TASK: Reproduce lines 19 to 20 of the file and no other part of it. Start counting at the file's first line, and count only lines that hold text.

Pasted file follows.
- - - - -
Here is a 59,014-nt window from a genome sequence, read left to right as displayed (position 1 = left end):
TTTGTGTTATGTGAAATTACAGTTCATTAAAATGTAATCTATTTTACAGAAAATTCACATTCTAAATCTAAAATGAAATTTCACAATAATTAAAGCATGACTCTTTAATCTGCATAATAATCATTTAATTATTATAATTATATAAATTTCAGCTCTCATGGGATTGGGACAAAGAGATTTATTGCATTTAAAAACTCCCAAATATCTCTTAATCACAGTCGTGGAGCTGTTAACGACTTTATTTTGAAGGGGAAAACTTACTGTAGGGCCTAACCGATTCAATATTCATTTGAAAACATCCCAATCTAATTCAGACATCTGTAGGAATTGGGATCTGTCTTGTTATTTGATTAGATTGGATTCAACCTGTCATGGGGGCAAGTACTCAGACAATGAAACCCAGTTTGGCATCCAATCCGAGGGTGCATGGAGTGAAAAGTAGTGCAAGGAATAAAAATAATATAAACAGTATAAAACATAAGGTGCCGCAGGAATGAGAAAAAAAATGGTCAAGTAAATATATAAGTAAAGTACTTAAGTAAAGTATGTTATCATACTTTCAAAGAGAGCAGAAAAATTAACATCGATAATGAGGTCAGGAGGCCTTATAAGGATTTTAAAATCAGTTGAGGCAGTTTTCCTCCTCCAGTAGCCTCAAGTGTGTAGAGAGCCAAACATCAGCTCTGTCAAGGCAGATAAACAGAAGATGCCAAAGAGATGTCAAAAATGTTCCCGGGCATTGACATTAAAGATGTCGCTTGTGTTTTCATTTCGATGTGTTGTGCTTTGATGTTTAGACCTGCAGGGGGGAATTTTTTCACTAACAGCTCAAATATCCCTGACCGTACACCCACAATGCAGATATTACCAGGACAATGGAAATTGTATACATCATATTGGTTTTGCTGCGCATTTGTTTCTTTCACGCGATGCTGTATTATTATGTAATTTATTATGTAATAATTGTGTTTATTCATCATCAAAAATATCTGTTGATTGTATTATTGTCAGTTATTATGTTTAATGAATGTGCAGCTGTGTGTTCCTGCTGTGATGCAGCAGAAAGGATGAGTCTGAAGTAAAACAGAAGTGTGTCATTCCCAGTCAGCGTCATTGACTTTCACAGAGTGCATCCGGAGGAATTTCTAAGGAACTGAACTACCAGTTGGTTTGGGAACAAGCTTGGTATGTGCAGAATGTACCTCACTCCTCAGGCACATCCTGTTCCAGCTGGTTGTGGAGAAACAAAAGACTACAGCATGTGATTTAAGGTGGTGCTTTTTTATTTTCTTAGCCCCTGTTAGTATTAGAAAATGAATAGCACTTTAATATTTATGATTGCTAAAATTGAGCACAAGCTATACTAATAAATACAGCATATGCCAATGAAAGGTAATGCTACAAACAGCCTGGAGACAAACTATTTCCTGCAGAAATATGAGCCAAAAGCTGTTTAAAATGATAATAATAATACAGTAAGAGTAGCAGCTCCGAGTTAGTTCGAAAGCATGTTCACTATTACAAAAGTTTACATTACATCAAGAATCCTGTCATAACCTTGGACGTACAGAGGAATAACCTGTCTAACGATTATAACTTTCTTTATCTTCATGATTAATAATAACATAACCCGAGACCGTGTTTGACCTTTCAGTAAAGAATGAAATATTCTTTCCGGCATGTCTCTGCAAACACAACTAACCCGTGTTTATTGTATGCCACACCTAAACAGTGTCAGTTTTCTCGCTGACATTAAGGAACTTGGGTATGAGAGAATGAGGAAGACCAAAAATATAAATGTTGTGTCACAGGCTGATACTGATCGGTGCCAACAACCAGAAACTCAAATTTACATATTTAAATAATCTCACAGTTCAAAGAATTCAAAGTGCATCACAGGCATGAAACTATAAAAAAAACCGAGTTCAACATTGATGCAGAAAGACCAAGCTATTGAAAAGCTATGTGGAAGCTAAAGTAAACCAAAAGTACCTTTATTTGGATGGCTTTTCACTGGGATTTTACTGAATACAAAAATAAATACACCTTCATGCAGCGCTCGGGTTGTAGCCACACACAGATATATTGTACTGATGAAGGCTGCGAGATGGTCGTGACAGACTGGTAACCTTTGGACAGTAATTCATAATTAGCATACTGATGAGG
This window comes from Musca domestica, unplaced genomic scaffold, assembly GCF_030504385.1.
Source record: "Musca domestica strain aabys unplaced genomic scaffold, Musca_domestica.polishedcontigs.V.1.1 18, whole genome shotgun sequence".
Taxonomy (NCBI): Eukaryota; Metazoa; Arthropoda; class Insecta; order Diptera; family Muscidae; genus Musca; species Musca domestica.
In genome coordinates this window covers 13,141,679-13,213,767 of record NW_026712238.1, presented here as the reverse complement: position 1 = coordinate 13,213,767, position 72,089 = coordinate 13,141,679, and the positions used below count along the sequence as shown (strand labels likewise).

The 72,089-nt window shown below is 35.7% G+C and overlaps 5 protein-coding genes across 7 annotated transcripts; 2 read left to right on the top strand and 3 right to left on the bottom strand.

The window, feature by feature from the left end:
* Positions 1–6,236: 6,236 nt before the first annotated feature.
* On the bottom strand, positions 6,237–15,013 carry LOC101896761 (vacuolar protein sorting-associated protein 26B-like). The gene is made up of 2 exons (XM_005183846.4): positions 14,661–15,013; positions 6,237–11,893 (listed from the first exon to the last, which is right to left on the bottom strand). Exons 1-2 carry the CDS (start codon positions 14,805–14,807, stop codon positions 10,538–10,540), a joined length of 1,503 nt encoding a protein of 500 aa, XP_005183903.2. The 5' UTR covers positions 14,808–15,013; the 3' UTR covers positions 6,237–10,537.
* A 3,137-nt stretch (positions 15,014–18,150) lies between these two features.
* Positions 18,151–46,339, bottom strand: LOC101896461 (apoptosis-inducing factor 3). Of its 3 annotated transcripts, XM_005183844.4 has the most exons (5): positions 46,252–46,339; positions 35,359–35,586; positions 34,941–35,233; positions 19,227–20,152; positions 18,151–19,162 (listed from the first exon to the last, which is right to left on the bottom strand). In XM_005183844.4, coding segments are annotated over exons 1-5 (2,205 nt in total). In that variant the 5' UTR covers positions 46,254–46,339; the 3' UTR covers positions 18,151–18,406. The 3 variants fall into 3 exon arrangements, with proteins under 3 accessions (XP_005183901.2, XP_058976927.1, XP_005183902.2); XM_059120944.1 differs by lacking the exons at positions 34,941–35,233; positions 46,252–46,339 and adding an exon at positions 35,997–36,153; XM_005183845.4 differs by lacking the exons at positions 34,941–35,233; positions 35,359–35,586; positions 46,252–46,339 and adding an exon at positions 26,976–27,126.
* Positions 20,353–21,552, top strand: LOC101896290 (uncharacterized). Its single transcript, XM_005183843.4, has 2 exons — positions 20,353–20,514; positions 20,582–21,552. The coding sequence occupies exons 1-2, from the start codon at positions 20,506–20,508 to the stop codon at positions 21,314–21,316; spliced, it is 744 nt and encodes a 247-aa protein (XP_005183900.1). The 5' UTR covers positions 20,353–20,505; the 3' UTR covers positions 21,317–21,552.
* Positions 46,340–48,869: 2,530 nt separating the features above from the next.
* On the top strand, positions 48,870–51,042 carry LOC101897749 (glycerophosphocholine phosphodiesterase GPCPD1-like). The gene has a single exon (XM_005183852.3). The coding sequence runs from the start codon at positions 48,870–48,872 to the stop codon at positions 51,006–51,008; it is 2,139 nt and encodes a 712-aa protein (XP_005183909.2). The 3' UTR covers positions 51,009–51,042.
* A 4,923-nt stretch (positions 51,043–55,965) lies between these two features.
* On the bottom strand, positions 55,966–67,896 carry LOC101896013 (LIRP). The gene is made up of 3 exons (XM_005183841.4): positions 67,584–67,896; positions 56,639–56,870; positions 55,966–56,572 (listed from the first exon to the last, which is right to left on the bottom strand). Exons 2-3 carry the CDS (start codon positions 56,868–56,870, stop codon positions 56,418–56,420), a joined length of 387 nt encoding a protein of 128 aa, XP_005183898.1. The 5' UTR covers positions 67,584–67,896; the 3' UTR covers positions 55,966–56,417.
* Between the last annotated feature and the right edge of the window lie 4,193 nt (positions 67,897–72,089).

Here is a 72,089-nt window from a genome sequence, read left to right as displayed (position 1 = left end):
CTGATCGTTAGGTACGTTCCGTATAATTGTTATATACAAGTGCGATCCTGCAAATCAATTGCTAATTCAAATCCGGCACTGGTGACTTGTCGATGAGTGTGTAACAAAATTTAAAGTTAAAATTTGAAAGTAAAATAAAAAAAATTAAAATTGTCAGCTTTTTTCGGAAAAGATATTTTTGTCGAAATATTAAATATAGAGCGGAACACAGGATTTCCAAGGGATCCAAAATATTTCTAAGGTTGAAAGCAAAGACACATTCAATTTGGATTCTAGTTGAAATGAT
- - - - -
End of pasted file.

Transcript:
Here is a 72,089-nt window from a genome sequence, read left to right as displayed (position 1 = left end):
CTGATCGTTAGGTACGTTCCGTATAATTGTTATATACAAGTGCGATCCTGCAAATCAATTGCTAATTCAAATCCGGCACTGGTGACTTGTCGATGAGTGTGTAACAAAATTTAAAGTTAAAATTTGAAAGTAAAATAAAAAAAATTAAAATTGTCAGCTTTTTTCGGAAAAGATATTTTTGTCGAAATATTAAATATAGAGCGGAACACAGGATTTCCAAGGGATCCAAAATATTTCTAAGGTTGAAAGCAAAGACACATTCAATTTGGATTCTAGTTGAAATGAT